The complaint has been investigated and
resolved to the customer's satisfactionResolved Spectrum College Transition Program — Not what it appears to be. Misrepresented. Huge disappointment.
resolved to the customer's satisfaction
Beware. Beware. Beware.
The staff is great, the program promising, but the director, Robin Sweet, (in our opinion, based on our experience---which we do not believe is unusual) is an overbearing egomaniacal autocrat, although she pretends to be so friendly, open and accessible when selling you into the program. She can very well ruin your child's experience and turn a possible positive into a definite negative.
Granted, the facilities are impressive and comfortable. Also, on the social side, our child got a lot out of the program. But, that is by virtue of being in the same nice place with others who have many of the same issues. Plus, as said earlier, the staff is great. Unfortunately, on the educational oversight side (interacting with the community college, having supports in place for academic assistance, etc.), Spectrum fell far short. There were other serious problems, as well.
Regarding the educational aspect, in a program such as this, no participant should fail a class. There is no excuse for them to not get at least a D if there was more interaction between the participant, the staff and the professors at the college. While our child was there we know of at least one child who failed a class they really liked and thought they were doing well in (as we understand). How could this be if Spectrum was truly helping students to TRANSITION to greater independence and competence?
Over promising and under delivering is Robin Sweet's M.O.. Lack of communication is her style, once you pay up. When courting you, communication flows freely. She is a very good salesperson, above all else. Her credentials may be somewhat impressive, but her career focus has been business and making money. Just research a bit and you will see.
You may note her husband/partner is a PhD. However, this advanced degree is in Business Education and is not relevant to a program like Spectrum. Also, he has little, if any, presence or involvement with participants and/or parents. He and his partner/wife just follow the money and, with regard to Spectrum, Robin calls all the shots. She'll do and say whatever it takes to be in control and make money.
She even uses her son as a selling point, saying he has Aspergers, which we believe is just part of the sales pitch.
Don't be fooled by the fact Spectrum is a non-profit. People who run non-profit organizations can pay themselves lots of money.
Robin, herself, has put program participants at risk by unethical and unprofessional behavior. Not keeping track of medications, etc. And medication management is one area where open communication and cooperation are key, but they are also sorely lacking at Spectrum. The last thing you want are medication mess ups with your child. Yet, they are quite possible at Spectrum, because of the communication lapses. That was our biggest concern and our biggest complaint, which put us head to head with Robin's intractable attitude of self-righteous control. This is, essentially, why our child is no longer there. Call it the straw that broke the camel's back.
Robin and the program apparently have no oversight by any outside entity/agency when it comes to how any individual child or family is treated. There is no intermediary, nor mediator between her and you. She calls the shots, and if you don't like it, your child may suffer dearly by being marginalized or even tossed from the program.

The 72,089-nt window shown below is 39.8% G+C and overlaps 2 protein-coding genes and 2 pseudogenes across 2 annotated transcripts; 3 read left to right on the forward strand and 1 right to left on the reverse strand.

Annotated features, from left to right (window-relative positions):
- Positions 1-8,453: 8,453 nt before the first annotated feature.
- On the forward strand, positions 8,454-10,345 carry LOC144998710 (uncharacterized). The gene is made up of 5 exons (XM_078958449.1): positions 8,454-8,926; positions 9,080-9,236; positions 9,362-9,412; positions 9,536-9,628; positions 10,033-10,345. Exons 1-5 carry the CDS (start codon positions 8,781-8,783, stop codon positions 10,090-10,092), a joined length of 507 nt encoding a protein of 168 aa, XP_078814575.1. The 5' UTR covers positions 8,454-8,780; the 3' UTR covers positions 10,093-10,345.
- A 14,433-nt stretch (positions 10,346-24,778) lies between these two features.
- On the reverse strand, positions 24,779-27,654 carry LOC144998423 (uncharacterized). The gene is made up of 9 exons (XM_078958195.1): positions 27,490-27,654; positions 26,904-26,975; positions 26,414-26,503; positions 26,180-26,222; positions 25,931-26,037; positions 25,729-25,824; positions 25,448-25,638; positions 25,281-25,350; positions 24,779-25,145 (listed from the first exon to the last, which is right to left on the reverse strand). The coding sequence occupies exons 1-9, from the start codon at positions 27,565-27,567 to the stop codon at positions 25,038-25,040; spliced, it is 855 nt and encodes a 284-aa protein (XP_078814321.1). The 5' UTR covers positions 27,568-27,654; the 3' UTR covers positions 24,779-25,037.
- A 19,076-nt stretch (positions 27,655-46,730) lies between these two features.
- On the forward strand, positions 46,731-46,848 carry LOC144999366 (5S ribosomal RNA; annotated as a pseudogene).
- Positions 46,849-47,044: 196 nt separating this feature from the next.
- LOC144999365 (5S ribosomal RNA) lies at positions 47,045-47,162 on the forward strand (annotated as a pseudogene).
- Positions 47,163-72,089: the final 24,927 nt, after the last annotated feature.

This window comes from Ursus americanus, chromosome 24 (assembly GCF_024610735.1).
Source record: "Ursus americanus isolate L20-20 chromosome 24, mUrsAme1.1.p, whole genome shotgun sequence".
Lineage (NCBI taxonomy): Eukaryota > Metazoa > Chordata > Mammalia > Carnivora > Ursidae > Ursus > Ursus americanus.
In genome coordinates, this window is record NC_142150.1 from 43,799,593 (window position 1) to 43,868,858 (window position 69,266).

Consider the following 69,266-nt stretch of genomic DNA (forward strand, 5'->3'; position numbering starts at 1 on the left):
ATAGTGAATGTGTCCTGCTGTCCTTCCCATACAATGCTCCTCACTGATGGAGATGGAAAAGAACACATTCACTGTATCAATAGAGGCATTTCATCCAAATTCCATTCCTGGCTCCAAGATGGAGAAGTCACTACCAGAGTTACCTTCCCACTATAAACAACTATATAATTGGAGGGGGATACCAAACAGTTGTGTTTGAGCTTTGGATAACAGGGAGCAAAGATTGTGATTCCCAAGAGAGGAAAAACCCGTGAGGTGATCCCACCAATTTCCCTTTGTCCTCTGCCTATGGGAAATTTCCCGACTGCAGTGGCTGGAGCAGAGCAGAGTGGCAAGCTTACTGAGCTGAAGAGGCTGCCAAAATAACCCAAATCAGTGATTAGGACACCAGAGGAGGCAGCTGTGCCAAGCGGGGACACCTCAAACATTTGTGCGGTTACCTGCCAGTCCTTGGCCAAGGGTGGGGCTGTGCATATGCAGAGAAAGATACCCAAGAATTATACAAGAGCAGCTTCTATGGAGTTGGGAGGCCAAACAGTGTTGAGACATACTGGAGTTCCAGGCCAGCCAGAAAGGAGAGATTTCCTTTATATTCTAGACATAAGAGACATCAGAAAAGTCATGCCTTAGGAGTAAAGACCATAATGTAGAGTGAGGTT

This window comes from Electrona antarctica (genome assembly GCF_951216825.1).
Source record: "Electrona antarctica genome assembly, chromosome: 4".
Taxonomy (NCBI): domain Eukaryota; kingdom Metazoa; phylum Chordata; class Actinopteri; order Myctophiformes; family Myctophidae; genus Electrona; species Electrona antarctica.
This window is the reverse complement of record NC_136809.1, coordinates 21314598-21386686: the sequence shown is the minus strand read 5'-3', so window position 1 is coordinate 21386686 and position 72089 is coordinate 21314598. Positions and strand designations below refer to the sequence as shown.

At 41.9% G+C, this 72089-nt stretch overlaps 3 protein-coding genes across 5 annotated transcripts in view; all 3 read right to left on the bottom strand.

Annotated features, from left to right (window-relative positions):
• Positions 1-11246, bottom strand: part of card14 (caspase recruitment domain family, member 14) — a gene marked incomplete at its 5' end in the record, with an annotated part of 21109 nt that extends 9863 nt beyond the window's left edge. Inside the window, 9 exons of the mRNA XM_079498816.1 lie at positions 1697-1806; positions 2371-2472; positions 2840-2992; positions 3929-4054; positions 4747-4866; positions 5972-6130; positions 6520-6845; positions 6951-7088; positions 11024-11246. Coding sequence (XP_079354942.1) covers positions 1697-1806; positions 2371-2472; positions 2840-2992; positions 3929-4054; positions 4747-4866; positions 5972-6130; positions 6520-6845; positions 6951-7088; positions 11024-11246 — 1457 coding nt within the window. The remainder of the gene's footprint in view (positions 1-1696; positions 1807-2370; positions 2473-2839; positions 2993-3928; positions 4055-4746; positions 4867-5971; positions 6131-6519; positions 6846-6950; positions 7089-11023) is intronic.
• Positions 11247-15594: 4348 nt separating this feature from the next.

If she makes a unilateral decision, it is not able to be questioned nor countered by students, parents or staff. She is a very authoritarian dictator. Robin Sweet will tell you anything to get you signed up (like space is going fast, there is a waiting list, better act now) but will rarely respond to you (or allow the staff to, beyond a minimum) once you're child is on board. By the way, Spectrum has never actually filled the program once, since its inception. Talk of a waiting list is a ploy to get you to sign up NOW.
As a parent of a participant, communication directly with staff is frowned upon, but communication through the director to staff is often garbled, if delivered at all. Other special needs programs have communications liaisons. At Spectrum everything must go through Robin, and she is not exactly receptive nor responsive once you've signed her contract.
Your child deserves better than this. It's a real shame. Such potential to do the right thing. So close to doing it. But, Robin Sweet is more concerned about your money, and her ego, than your child. She comes off personable as heck when selling, but behaves like a tyrant (and/or a spoiled child) in the running of this program.
Our advice to parents is to look elsewhere. It's just too bad there is so little choice in programs for college age students with Aspergers. The problem is, she knows it and uses it against you at every turn.
One more thing, as parents of a former participant, we find it hard to believe Temple Grandin or Tony Attwood are really advisors. If I were you, I'd ask to see the minutes of the last advisory board meeting or, at least some proof that this is a real advisory board and not some people putting their names on a program they've been hoodwinked into by an autocratic, megalomaniacal, entrepreneurial, saleswoman.
Due to Robin's abrasive style, participant turnover is common and (of late) staff turnover has been a real problem.
Parents of young adults with Aspergers Syndrome, do NOT send your child to this program. If you doubt anything presented in this review, be sure to do your research and ask lots and lots of questions (and listen to the answers with a fair share of skepticism) before even considering giving Robin Sweet your money. Again, your child deserves better.